It’s All Routine

August 3, 2008 · 4 comments

in Daily Life, Development, Toddler 10, Toddlers


“On a perfect day in your perfect little world (and it’s always perfect) there is breakfast time, playtime, lunchtime, nap time, snack time, dinnertime, bath time, story time, and bedtime. There is time for everything when you are the timekeeper.” Karen Maezen Miller from Momma Zen, Walking The Crooked Path of Motherhood

 Family StoryMinute - _MG_6491

Update: This is the third post in a series of ten on gentle, effective ways to discipline children. Today’s post talks about the importance of establishing daily rhythms, rituals, and routines,  in order to help your child know what to expect. In Dear Parent, Magda Gerber writes:

“Being exposed to circumstances we cannot anticipate nor understand, and in which we cannot actively participate, makes us feel helpless, like riding on a perpetual merry-go-round. Anticipating a change, on the other hand, gives us a feeling of being prepared, of being in control.”


Establishing consistent daily routines can go a long way in helping to make life with a toddler more  joyful, and less harried. This does not mean instituting a rigid schedule of eating, sleeping, and activities, but rather, establishing a predictable sequence of events that happen in a particular order, so your child can know what to expect from day to day. Daily routines give toddlers a sense of control. As they come to know what to expect,  they can begin to predict and anticipate ways in which they might participate.

Can you imagine what it would feel like if you had no say over your daily activities, and they changed from day to day without notice or warning ? How cheerful and co-operative do you think you could manage to be in such circumstances?  What may be a nice break in routine and feel spontaneous for us as adults, is often confusing and disorienting for toddlers.

In fact, one of the best definitions I’ve ever heard regarding how to gauge if  I was being consistent and slowing down enough to allow a young toddler to keep up with me is as follows: If  you find yourself  feeling slightly bored, or like everything about the day is moving in slow motion, there is a good chance you are going at the right pace for a toddler! Toddlers like routine- it’s why they ask us to read the same book or repeat the same game again and again.

Young children are oriented in present time, move at a slower pace than we do, and need more tarry time to process events or incoming stimuli. I can hear you asking, “What the heck is tarry time ?” Tarry time is simply the “silence between interactions” or the amount of time it takes for a child (or an adult for that matter) to process and respond to incoming information-  what someone has just said, a change in body position, or a change in activity.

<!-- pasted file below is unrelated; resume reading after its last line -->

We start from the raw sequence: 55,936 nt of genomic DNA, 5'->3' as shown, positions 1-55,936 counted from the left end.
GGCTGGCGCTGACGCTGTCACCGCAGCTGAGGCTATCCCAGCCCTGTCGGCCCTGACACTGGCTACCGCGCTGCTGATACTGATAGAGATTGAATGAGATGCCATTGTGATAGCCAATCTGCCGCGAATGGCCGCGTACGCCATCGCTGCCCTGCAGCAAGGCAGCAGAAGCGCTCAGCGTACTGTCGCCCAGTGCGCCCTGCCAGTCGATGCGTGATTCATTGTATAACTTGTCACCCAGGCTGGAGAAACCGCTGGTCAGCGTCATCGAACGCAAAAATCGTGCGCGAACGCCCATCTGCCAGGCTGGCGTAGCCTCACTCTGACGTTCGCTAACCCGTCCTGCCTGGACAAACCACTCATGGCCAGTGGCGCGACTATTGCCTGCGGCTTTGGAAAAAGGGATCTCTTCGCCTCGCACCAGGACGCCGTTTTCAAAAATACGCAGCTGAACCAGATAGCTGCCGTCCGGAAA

As adults, most of us are able to process and respond to incoming physical and verbal information very quickly (think of a nurse in an emergency room) but young children need a longer time to absorb and respond (to verbal requests especially)  because everything is still so new to them. They are just figuring out how things work, and what words mean. Toddlers are not trying to manipulate adults when they don’t immediately react to a spoken request. (This is why it is so important to slow down, make sure you have your child’s attention, and not to over-talk a situation, or repeat yourself constantly.)

Here’s one of my favorite examples of tarry time: I was the site supervisor of a toddler childcare center for two years. Parents and their children passed right by my office door on their way in and out every day and often stopped to say good morning or goodnight. At the end of the day, Mom or Dad would often be carrying their little one, lugging all of their stuff, trying to sign out, and saying goodbye to me at the same time. Inevitably, the conversations I had with families were short at this time of day; parents and children were both tired and wanted to get home after a long day.

As parents alternately chatted with me and their children, while simultaneously trying to get out the door, they’d often say,”Wave bye- bye to Lisa. We’ll see her tomorrow. It’s time to go home. Why don’t you wave? You know how to wave bye- bye.”

Hardly ever did a child wave goodbye- at least not that the parent knew about! You see, there was a window just inside my office that I knew parent and child would pass by on their way to the car. I would move to that window just after a family exited the building, and ten times out of ten, the child would notice me and would wave goodbye. This was tarry time in action! Mom or Dad was already mentally preparing to deal with traffic on the way home, planning what to eat for dinner, hoping the plumber had showed up, etc., while the child was just processing the idea that it was time to say goodbye!

We give children a wonderful gift as well as foster the opportunity for mutual co-operation and communication, when we are able and willing to SLOW DOWN and wait for a child’s response. Establishing regular daily rhythms and routines further helps children learn to co-operate, because routines provide safety and structure, and children come to know what to expect and are thus able to predict and participate more fully in whatever is happening.

Do you find it easy or difficult to slow down, and to create predictable routines for your child? Do you enjoy any special daily rituals together?

Tomorrow: the importance of rest, exercise, and good nourishment!



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